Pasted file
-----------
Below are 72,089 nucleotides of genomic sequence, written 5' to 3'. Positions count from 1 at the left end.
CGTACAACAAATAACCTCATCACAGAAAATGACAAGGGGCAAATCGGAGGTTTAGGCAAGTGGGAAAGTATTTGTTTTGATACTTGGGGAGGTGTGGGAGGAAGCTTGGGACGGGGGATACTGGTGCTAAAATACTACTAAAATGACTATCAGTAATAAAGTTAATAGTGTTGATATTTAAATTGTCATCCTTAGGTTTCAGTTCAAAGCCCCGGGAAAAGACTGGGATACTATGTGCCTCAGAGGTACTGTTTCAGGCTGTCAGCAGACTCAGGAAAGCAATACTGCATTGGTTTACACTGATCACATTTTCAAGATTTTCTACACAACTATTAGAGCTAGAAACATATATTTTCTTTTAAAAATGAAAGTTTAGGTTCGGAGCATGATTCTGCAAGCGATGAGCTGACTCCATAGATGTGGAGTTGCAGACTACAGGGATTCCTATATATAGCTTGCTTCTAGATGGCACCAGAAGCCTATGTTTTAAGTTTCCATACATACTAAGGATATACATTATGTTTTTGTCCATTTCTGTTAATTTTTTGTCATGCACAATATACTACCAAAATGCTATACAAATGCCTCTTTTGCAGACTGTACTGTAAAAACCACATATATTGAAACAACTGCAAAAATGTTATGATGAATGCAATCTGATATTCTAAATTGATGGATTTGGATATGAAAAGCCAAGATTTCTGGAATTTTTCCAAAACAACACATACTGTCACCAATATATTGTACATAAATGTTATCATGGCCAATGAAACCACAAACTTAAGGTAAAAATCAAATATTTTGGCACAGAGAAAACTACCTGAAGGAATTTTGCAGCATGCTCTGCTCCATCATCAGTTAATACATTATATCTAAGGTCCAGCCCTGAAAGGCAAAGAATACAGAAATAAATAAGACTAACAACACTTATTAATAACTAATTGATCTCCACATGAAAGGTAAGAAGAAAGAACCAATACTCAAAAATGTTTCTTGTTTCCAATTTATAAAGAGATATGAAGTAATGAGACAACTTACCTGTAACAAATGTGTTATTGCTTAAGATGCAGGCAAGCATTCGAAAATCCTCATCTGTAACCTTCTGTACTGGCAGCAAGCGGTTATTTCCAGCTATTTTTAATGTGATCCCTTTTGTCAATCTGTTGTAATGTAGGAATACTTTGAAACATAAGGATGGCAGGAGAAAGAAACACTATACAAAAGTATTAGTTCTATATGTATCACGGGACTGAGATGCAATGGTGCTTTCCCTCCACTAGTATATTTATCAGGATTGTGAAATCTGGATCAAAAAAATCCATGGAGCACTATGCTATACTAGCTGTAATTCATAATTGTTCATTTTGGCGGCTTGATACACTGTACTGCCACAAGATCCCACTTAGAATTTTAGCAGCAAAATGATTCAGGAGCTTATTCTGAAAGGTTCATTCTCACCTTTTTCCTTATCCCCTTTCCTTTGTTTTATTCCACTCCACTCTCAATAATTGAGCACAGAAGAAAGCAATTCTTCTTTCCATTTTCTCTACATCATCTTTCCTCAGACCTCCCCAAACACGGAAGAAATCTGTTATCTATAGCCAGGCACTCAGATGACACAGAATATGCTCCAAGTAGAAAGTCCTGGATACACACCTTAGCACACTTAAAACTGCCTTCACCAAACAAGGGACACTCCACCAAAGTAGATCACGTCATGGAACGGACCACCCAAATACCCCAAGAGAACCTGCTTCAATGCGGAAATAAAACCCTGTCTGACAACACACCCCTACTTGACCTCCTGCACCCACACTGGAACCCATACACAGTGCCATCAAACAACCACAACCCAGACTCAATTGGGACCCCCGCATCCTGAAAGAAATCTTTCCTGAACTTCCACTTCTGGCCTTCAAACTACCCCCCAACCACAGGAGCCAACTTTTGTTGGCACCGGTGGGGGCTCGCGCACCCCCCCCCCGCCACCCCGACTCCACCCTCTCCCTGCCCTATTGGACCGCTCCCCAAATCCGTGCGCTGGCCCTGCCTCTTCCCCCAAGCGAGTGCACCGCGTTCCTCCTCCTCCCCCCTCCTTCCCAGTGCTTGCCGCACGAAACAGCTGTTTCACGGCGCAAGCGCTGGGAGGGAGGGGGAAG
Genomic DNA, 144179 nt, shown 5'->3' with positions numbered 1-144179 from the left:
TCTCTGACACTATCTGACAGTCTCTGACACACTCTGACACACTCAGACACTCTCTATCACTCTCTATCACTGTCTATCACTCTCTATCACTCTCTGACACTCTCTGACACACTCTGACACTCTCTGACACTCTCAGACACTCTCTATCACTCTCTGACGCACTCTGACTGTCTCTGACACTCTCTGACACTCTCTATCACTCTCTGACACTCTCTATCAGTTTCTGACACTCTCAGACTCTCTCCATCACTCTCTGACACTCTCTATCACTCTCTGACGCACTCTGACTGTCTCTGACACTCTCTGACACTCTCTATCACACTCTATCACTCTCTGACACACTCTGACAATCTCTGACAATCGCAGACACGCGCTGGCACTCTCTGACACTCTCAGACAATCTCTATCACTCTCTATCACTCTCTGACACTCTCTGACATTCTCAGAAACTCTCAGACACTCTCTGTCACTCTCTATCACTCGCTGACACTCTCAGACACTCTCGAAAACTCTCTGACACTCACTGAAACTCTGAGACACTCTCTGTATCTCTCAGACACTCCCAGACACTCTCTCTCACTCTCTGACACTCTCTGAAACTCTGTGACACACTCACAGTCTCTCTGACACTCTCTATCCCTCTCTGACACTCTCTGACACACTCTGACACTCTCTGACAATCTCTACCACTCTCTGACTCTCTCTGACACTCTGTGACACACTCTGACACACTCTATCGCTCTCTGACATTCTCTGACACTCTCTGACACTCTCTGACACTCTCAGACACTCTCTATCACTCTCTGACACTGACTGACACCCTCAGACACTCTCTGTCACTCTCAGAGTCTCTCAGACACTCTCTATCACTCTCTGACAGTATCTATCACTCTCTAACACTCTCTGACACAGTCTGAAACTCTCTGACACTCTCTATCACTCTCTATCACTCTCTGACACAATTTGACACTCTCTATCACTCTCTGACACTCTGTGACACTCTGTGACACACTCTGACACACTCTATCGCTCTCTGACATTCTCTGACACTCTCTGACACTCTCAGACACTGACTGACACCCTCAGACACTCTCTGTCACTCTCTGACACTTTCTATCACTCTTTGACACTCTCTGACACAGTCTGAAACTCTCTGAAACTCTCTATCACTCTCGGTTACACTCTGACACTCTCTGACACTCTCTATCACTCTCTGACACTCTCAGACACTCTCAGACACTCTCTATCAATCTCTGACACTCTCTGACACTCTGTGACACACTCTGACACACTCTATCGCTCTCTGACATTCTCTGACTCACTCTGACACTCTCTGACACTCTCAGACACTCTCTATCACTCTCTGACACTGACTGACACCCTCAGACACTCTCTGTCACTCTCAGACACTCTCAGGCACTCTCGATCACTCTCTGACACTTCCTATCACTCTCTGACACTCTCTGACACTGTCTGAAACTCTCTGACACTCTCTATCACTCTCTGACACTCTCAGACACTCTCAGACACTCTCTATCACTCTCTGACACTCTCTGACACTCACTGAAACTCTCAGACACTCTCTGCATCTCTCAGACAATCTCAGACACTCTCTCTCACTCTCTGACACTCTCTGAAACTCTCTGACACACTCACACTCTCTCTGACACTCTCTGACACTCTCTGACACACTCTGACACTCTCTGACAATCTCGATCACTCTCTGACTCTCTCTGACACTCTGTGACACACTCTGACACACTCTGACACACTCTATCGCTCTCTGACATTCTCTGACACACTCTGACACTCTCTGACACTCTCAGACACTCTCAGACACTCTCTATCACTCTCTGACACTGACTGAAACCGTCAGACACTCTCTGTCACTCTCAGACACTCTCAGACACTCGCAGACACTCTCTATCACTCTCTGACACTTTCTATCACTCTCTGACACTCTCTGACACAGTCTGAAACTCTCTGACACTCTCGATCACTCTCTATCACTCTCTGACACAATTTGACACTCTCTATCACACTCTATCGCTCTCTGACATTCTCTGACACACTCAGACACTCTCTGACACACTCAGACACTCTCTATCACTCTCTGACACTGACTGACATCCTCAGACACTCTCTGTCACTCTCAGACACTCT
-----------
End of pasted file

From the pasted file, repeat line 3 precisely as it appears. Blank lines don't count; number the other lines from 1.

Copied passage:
Genomic DNA, 144179 nt, shown 5'->3' with positions numbered 1-144179 from the left: